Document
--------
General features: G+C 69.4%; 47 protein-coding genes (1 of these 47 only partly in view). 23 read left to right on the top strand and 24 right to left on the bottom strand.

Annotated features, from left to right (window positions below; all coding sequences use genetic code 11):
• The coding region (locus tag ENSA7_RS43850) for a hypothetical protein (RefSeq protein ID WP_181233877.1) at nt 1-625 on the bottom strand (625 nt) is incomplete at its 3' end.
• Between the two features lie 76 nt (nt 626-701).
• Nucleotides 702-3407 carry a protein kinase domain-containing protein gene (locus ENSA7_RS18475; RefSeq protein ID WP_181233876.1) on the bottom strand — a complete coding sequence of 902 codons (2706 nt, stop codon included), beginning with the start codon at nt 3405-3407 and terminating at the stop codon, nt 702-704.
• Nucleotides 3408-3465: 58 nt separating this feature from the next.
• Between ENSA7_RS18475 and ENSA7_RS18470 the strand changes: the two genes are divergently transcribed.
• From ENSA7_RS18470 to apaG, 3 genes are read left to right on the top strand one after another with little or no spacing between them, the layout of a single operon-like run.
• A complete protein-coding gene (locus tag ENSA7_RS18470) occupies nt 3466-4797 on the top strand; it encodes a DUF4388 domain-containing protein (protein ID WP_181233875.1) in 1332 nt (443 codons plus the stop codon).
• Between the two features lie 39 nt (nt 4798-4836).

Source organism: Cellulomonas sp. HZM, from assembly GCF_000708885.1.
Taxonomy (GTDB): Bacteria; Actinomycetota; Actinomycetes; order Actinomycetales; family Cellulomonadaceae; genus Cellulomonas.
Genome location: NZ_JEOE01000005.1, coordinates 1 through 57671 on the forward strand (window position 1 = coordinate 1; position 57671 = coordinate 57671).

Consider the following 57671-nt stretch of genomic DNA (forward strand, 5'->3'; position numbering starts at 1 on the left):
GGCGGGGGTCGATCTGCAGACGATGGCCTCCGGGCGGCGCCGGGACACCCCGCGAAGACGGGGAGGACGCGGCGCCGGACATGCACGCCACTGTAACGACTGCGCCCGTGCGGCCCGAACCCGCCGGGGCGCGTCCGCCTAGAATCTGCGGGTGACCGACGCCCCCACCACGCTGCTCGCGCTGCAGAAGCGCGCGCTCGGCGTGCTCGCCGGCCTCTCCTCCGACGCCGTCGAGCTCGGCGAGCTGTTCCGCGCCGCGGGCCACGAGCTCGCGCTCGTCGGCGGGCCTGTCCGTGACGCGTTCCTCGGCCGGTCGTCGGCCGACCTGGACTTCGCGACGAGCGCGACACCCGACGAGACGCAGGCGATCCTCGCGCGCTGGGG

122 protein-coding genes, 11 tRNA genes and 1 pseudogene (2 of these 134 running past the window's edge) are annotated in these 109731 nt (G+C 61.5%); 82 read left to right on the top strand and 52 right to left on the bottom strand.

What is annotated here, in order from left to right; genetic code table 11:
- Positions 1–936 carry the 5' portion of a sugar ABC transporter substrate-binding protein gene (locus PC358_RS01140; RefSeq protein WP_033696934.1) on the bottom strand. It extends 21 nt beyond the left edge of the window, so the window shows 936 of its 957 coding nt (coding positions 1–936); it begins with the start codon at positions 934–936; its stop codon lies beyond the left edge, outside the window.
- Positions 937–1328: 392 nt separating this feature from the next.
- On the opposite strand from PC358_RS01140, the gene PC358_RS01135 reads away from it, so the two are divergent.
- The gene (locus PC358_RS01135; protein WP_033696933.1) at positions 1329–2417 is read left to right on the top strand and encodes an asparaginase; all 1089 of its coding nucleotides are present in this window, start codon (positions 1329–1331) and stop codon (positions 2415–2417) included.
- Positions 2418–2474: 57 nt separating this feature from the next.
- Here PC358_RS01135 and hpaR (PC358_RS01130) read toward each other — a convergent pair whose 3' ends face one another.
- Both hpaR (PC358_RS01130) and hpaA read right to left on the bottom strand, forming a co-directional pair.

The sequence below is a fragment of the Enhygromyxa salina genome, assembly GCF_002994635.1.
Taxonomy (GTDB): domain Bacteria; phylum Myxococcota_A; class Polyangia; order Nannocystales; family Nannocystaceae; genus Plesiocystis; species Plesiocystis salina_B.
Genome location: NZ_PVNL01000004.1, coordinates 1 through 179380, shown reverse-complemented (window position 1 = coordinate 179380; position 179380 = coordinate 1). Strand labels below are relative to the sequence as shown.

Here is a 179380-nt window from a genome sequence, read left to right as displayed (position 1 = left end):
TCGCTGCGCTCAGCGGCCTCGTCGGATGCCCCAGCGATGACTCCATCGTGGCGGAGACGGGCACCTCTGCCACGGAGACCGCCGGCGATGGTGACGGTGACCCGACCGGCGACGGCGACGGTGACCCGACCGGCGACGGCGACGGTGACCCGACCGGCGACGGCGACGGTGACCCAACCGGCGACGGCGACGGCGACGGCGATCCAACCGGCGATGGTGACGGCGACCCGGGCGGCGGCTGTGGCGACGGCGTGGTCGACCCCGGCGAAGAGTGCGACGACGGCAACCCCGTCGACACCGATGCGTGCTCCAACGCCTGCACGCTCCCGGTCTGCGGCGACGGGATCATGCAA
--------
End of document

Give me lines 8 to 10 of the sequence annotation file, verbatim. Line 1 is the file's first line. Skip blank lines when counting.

• From ENSA7_RS18470 to apaG, 3 genes are read left to right on the top strand one after another with little or no spacing between them, the layout of a single operon-like run.
• A complete protein-coding gene (locus tag ENSA7_RS18470) occupies nt 3466-4797 on the top strand; it encodes a DUF4388 domain-containing protein (protein ID WP_181233875.1) in 1332 nt (443 codons plus the stop codon).
• Between the two features lie 39 nt (nt 4798-4836).